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2017 06-test withintelligence-conversionelite

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Full deck from Conversion Elite 2017 with additional slides and further on slide notes added. Covers the concept of understanding where you are in the user relationship and which additional metrics to consider when planning tests as well as those which you are trying to optimise in an MVT or AB test

Publicado en: Datos y análisis
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2017 06-test withintelligence-conversionelite

  1. 1. Test with Intelligence Using Data for Decisive Testing
  2. 2. Convert Intent
  3. 3. Into Action
  4. 4. Who is this intended for? The Conversion Elite
  5. 5. Not General Marketers
  6. 6. Conversion Specialists like me
  7. 7. Conversion Specialists like me
  8. 8. Not Data Scientists
  9. 9. Know Analytics & KPIs
  10. 10. But this is not a “How To Set Up Analytics”
  11. 11. This will not teach you Query Folding and Data Modelling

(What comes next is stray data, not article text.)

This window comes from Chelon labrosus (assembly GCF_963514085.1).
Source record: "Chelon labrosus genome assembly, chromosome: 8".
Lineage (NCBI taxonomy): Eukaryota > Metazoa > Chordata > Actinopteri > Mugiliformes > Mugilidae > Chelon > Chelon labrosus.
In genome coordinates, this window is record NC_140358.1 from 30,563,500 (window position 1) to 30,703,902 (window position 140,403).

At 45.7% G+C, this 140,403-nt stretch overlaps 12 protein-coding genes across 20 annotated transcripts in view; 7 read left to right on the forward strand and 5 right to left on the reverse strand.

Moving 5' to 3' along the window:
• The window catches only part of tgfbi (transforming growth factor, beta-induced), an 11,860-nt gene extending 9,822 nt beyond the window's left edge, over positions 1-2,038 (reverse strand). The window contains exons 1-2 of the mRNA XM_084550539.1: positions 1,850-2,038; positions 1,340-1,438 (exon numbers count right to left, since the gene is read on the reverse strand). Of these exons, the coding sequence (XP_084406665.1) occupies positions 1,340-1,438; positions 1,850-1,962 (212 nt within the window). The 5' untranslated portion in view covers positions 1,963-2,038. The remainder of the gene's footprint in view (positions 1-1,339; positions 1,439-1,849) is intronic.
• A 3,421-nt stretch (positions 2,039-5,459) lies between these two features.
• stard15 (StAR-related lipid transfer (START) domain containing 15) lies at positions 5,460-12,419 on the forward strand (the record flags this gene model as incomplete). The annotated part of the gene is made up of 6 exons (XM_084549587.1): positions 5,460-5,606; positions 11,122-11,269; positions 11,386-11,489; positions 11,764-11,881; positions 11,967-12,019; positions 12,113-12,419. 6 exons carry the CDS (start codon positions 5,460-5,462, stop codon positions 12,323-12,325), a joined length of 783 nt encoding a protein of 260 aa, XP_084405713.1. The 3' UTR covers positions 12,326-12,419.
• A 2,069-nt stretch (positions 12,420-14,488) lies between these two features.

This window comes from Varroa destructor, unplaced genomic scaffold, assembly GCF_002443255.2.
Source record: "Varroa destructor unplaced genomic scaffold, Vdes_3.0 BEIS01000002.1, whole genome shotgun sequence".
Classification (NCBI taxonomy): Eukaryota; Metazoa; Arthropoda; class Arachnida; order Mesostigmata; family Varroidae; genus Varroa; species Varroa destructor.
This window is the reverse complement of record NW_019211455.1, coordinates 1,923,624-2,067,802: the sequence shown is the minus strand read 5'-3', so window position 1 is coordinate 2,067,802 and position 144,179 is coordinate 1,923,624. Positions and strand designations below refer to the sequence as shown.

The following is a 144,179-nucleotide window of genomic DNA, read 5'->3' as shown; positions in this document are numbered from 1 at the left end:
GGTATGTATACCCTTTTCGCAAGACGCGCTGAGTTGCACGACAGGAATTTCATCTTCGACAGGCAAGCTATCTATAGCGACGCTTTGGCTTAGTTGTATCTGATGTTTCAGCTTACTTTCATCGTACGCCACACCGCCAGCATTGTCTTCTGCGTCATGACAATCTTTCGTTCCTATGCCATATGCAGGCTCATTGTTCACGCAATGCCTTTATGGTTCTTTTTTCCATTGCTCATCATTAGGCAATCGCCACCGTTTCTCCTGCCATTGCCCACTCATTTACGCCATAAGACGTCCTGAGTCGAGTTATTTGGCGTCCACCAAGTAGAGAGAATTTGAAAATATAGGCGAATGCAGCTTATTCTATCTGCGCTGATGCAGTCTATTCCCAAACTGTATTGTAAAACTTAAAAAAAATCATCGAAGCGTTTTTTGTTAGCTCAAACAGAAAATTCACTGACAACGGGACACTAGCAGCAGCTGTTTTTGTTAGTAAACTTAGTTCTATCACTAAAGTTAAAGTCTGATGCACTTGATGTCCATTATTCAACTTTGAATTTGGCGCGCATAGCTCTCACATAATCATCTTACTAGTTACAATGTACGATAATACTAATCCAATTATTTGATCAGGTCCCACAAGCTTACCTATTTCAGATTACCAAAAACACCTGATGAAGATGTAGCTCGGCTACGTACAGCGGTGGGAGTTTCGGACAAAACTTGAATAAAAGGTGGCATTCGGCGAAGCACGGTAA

12. 12. Credit you with the intelligence to investigate or delegate
  13. 13. If that is not you
  14. 14. What is in this presentation? Thinking about the data & detail needed to plan for better results
  15. 15. What is in this presentation? Not just measuring Traffic & Sales Considering WHAT is a positive outcome
  16. 16. What is in this presentation? Leveraging micro conversion data Understand different parts of the research and buy user journeys
  17. 17. What will you get as a result?
  18. 18. Understand how to turn user behaviour data into value
  19. 19. Think through factors that may impact test results